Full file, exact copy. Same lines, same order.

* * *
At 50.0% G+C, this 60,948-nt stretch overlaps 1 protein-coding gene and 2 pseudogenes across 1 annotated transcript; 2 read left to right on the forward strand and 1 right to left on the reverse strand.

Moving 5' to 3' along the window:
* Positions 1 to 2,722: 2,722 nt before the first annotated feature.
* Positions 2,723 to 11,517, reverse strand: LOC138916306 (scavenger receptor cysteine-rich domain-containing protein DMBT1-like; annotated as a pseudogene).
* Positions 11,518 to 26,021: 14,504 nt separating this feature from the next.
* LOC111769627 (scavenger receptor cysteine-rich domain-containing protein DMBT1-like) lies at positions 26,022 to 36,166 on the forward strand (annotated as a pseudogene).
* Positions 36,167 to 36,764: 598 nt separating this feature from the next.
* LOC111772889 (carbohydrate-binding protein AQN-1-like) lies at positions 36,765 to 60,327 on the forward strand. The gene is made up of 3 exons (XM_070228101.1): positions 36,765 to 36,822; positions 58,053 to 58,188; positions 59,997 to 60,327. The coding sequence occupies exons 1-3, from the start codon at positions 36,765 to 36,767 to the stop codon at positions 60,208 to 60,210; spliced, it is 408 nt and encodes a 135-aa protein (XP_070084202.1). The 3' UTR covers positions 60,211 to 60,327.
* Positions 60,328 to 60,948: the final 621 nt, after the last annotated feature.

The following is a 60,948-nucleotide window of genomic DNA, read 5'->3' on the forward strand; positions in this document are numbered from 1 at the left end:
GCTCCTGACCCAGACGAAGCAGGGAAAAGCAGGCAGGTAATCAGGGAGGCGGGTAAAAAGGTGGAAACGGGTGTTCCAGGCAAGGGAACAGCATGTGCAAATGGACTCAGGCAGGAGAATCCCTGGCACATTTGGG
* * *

At 50.0% G+C, this 60,948-nt stretch overlaps 1 protein-coding gene and 2 pseudogenes across 1 annotated transcript; 2 read left to right on the forward strand and 1 right to left on the reverse strand.

Moving 5' to 3' along the window:
* Positions 1 to 2,722: 2,722 nt before the first annotated feature.
* Positions 2,723 to 11,517, reverse strand: LOC138916306 (scavenger receptor cysteine-rich domain-containing protein DMBT1-like; annotated as a pseudogene).
* Positions 11,518 to 26,021: 14,504 nt separating this feature from the next.
* LOC111769627 (scavenger receptor cysteine-rich domain-containing protein DMBT1-like) lies at positions 26,022 to 36,166 on the forward strand (annotated as a pseudogene).
* Positions 36,167 to 36,764: 598 nt separating this feature from the next.
* LOC111772889 (carbohydrate-binding protein AQN-1-like) lies at positions 36,765 to 60,327 on the forward strand. The gene is made up of 3 exons (XM_070228101.1): positions 36,765 to 36,822; positions 58,053 to 58,188; positions 59,997 to 60,327. The coding sequence occupies exons 1-3, from the start codon at positions 36,765 to 36,767 to the stop codon at positions 60,208 to 60,210; spliced, it is 408 nt and encodes a 135-aa protein (XP_070084202.1). The 3' UTR covers positions 60,211 to 60,327.
* Positions 60,328 to 60,948: the final 621 nt, after the last annotated feature.

The following is a 60,948-nucleotide window of genomic DNA, read 5'->3' on the forward strand; positions in this document are numbered from 1 at the left end:
GCTCCTGACCCAGACGAAGCAGGGAAAAGCAGGCAGGTAATCAGGGAGGCGGGTAAAAAGGTGGAAACGGGTGTTCCAGGCAAGGGAACAGCATGTGCAAATGGACTCAGGCAGGAGAATCCCTGGCACATTTGGG